I’m Trying To Give It Up really is fast-moving stylish, slightly sexy, very amusing, very clever fun. If you like your spy thrillers lighthearted and funny then it’s very highly recommended.

Monday, August 23, 2021

Bruce Graeme’s House With Crooked Walls

House With Crooked Walls, published in 1942, was the second of Bruce Graeme’s book-themed Theodore Terhune mysteries. The first, the delightful Seven Clues in Search of a Crime, played around with the conventions of the genre in a very clever manner. House With Crooked Walls is a whole different ball game. It starts off appearing to be a gothic chiller about a haunted house. In fact it is a genuine mystery but that takes a while to become apparent.

Mild-mannered bookseller and occasional amateur detective Theodore “Tommy” Terhune is approached by a very exotic South American, Dr Salvaterra. He has an equally exotic twin sister. Dr Salvaterra is considering the purchase of House-on-the-Hill, sometimes referred to by the locals as the House With Crooked Walls. This very old house has a very evil reputation. It has been untenanted for decades and no-one will go near the place.

Dr Salvaterra wants to buy the house not in spite of its sinister reputation but because of it. He is a scholar, a student of the psychic and the occult. He wants to find out just what it is about the house that fills people with dread. He needs Terhune’s help since Terhune is reputed to possess a very impressive collection of books, new and old, on local Kentish history and on notable houses of the district. And of course Terhune has his reputation as an amateur detective. Terhune’s job, for which he will be handsomely paid, is to discover everything that can be discovered about the history of the house and its occupants over the years.

Terhune is intrigued because he has to admit to himself that he doesn’t know why the locals shun the house. The locals don’t know either. There are no colourful legends attached to House-on-the-Hill. People just hate and fear the house.

The first two-thirds of the book is occupied by Terhune’s efforts as a literary and historical detective. With some help from the acid-tongued but beautiful and oddly fascinating Julia MacMunn he finds out that the house has been associated with two very mysterious disappearances, a couple of sudden unexplained deaths and a certain amount of scandal. The most notable scandal dates back to 1074 and involves a wicked monk named Robert the Hermit (and you can’t get much more authentically gothic than wicked monks).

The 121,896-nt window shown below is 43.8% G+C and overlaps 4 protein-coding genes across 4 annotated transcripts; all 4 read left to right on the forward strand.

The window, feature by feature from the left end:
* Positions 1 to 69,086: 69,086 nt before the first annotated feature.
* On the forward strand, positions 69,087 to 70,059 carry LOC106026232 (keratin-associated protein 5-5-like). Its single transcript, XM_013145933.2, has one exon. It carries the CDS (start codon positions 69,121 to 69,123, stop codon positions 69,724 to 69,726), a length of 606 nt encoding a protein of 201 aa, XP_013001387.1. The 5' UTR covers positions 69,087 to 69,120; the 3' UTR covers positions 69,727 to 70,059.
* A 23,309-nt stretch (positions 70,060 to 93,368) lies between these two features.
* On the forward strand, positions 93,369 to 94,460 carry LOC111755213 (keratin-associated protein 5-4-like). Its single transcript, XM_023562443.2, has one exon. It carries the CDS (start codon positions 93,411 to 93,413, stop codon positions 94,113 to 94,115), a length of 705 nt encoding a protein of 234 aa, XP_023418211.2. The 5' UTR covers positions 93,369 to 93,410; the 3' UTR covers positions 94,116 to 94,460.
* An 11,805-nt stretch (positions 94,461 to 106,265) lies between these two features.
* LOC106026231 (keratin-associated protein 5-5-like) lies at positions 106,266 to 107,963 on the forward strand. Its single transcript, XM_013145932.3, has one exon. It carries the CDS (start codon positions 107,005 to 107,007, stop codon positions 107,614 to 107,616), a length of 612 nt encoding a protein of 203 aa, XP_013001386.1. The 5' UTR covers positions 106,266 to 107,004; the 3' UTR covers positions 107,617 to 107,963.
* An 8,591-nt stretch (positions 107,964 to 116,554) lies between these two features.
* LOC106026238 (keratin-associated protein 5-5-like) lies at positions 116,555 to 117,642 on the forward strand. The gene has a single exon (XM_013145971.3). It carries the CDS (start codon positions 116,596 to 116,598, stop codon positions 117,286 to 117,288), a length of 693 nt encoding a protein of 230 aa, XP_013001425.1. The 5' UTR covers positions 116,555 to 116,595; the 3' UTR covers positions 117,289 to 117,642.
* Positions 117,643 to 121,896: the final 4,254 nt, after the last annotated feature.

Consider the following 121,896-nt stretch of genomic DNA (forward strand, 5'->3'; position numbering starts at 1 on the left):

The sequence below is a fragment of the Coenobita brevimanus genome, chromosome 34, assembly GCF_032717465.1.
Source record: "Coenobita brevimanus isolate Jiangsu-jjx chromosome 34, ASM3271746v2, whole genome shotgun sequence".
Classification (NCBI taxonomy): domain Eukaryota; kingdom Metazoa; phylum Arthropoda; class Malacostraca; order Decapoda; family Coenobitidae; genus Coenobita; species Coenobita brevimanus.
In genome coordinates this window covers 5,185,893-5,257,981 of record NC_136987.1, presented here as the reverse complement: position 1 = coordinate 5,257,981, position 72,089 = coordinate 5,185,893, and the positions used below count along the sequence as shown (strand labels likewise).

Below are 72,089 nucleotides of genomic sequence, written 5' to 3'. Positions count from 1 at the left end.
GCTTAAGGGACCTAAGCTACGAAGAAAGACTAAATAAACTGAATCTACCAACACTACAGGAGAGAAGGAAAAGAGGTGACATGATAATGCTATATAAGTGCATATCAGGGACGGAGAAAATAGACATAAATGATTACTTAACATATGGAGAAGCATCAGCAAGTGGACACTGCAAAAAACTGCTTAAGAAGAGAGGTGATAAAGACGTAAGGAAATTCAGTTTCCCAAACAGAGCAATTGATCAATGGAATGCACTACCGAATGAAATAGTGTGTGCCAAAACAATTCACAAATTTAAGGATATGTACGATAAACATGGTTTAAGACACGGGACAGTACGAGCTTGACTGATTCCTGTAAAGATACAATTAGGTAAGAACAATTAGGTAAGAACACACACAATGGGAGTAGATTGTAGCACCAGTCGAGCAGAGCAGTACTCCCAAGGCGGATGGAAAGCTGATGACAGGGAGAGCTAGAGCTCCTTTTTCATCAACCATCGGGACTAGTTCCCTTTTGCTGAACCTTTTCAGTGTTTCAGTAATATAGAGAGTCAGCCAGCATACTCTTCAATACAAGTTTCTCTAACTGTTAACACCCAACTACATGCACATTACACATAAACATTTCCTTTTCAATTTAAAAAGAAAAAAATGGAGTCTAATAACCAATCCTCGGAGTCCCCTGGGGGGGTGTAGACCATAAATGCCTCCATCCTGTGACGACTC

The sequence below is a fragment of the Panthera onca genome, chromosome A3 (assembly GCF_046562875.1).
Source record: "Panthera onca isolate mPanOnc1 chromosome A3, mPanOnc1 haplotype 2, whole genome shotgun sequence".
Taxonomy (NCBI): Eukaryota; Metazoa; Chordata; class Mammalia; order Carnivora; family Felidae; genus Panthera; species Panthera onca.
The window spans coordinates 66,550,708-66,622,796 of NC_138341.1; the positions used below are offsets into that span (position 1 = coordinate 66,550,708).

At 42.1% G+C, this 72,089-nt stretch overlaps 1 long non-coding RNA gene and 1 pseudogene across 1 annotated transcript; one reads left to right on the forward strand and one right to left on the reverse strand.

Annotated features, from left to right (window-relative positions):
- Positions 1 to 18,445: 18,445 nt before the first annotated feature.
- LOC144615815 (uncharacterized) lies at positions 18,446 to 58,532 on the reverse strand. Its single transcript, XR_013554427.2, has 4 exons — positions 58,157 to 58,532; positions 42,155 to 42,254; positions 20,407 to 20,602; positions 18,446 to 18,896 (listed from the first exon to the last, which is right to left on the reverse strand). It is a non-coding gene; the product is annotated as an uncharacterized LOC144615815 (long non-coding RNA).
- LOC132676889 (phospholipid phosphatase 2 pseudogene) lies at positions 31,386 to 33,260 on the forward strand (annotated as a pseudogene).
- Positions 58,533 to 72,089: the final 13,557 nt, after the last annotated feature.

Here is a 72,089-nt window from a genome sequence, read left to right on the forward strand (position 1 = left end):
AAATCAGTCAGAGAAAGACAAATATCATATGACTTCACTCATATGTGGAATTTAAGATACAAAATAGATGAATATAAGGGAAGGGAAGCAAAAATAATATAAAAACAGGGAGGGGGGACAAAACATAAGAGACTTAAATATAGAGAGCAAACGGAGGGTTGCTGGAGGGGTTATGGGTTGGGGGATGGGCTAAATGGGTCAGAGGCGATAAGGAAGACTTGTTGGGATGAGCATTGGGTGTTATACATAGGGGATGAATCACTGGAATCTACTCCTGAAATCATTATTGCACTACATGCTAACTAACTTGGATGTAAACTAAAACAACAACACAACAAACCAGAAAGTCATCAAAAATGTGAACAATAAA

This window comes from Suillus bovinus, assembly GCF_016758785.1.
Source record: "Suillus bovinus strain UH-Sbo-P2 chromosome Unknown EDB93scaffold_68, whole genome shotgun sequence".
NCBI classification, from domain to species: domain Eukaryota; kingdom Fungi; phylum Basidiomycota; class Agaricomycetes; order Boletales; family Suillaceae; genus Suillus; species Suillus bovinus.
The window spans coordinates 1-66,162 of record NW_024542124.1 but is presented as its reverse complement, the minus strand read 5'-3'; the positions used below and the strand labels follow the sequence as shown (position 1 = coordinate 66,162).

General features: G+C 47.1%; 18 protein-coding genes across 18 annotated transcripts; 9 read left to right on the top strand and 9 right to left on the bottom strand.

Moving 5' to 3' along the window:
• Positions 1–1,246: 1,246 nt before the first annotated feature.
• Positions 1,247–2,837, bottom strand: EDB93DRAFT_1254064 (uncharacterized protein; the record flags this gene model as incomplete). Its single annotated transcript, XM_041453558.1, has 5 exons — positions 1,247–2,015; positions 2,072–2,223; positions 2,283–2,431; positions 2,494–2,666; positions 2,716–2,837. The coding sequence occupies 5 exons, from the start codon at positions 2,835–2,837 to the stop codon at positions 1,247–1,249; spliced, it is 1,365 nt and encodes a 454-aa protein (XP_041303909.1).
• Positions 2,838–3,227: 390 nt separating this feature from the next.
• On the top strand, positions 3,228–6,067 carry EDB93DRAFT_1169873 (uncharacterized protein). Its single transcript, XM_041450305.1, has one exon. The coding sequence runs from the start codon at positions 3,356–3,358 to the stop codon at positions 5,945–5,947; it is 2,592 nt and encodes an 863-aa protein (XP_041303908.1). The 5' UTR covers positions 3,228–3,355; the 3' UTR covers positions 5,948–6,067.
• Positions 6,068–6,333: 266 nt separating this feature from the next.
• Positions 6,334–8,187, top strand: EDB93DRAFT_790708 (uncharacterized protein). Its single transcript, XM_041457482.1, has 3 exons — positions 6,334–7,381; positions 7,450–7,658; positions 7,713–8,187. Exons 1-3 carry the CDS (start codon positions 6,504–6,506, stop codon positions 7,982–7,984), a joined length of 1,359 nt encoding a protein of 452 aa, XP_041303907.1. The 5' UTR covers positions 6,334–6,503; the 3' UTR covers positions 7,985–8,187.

At this stage there has been no crime committed. It is possible that crimes were committed at House-on-the-Hill in the past although that is by no means certain either. Robert the Hermit disappeared nine centuries earlier but he may simply have left the district. The odd deaths may not have had any sinister aspects to them at all.

What is happening is that Theodore Terhune and Julia are becoming more and more drawn under the spell of that old house. Perhaps there were crimes committed there, perhaps not, but the history of house is full of bizarre incidents and extraordinary characters. There are historical puzzles to solve. Theodore loves this sort of stuff. Julia thought she wasn’t the least bit interested in such matters but her curiosity has been kicked into overdrive.

The house had been in a very dilapidated state. Salvaterra has had it magnificently restored. Now that the house is full of light and life is it still sinister. Terhune thinks it is, in a way, but he also thinks that he’s being irrational.

Of course eventually we do get a modern puzzle to add to the historical puzzles, and there is the possibility of some ink between those long ago events and events in the present day. But again the matter is ambiguous. Everything in this book is ambiguous.

There’s also the question of romance. Theodore and Julia have been thrown together and when you add a shared obsession the possibility of romance is obvious. But Bruce Graeme does not like being obvious.